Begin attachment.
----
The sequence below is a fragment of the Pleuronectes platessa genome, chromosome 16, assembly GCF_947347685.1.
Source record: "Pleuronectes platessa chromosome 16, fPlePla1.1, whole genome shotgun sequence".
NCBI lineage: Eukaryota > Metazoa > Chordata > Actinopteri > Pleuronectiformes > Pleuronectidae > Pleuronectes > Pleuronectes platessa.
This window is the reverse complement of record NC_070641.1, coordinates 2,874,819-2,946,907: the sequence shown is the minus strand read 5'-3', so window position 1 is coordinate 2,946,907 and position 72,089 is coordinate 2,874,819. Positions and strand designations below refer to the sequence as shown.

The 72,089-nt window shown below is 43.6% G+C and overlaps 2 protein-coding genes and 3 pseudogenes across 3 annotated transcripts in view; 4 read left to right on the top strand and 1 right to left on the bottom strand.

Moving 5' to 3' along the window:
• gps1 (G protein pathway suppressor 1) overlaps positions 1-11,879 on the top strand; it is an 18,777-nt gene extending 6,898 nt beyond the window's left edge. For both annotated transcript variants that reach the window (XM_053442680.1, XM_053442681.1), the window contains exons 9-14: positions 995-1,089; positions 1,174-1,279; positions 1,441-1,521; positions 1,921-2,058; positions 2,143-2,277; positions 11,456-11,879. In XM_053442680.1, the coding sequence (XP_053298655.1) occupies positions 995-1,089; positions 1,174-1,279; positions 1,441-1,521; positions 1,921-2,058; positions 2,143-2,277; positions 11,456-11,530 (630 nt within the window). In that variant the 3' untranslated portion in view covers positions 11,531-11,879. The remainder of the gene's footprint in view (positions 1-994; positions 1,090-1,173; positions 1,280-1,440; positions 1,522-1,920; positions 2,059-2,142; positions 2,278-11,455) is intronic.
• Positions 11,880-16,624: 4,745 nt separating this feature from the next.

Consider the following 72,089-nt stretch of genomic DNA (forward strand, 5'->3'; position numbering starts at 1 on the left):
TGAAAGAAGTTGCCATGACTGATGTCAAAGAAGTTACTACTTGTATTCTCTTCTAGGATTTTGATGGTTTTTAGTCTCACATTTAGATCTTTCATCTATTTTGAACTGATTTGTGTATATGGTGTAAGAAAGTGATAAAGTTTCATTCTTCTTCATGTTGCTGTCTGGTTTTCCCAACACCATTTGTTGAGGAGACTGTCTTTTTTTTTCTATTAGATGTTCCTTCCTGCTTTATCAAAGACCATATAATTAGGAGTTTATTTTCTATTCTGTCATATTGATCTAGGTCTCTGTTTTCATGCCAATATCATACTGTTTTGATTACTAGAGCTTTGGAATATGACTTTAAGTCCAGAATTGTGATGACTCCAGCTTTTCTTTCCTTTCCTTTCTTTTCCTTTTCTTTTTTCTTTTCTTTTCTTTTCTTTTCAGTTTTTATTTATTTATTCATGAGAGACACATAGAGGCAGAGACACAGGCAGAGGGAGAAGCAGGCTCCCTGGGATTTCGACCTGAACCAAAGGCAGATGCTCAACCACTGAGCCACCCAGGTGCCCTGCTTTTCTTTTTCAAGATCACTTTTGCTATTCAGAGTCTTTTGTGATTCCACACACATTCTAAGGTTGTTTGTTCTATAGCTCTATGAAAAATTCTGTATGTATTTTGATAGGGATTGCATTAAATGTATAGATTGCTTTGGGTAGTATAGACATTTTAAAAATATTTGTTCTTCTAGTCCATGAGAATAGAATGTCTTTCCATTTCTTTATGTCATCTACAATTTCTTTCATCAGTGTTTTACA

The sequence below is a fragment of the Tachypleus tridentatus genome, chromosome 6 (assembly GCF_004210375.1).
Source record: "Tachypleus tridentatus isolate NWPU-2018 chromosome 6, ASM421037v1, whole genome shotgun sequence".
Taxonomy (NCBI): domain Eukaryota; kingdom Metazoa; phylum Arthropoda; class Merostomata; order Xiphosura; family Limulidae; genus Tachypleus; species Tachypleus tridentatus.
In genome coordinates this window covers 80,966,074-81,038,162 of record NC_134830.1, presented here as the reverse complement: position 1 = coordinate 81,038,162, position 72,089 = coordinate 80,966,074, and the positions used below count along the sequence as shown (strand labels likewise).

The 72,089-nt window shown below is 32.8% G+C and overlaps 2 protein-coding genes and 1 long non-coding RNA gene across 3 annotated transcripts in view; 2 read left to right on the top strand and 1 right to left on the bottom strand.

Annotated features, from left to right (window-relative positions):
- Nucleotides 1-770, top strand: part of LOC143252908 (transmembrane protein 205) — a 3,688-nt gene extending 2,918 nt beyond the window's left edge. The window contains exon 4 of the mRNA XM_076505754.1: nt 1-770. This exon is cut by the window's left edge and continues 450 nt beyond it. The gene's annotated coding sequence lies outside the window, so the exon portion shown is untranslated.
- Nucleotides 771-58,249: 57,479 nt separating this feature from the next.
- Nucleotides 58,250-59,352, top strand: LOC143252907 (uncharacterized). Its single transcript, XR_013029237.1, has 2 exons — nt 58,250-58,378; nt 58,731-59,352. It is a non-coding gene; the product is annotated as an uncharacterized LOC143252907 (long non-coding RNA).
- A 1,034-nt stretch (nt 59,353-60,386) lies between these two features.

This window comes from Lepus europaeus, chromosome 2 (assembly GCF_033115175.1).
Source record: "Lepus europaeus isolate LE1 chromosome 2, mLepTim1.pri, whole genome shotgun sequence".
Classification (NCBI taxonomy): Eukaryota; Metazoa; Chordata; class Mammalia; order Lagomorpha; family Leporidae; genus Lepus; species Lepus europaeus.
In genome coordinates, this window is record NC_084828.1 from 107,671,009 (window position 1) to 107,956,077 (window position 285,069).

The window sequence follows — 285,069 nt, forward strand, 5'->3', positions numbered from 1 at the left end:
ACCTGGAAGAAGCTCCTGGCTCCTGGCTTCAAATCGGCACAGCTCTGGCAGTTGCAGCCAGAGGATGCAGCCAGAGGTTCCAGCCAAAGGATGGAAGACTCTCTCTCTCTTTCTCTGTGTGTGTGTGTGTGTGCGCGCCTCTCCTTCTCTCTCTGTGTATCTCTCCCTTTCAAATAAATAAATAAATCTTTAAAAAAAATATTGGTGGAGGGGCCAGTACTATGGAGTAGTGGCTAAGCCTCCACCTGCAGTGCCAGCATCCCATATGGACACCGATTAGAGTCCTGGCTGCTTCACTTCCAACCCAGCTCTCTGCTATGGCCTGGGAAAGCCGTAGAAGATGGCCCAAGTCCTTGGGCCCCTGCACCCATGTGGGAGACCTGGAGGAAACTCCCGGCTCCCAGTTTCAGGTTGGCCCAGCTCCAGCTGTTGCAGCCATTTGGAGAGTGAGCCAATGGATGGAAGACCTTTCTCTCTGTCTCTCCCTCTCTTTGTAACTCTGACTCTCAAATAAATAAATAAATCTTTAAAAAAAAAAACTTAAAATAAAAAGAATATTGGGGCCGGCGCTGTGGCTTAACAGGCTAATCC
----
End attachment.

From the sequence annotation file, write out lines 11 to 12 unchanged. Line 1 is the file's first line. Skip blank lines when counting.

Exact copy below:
The sequence below is a fragment of the Tachypleus tridentatus genome, chromosome 6 (assembly GCF_004210375.1).
Source record: "Tachypleus tridentatus isolate NWPU-2018 chromosome 6, ASM421037v1, whole genome shotgun sequence".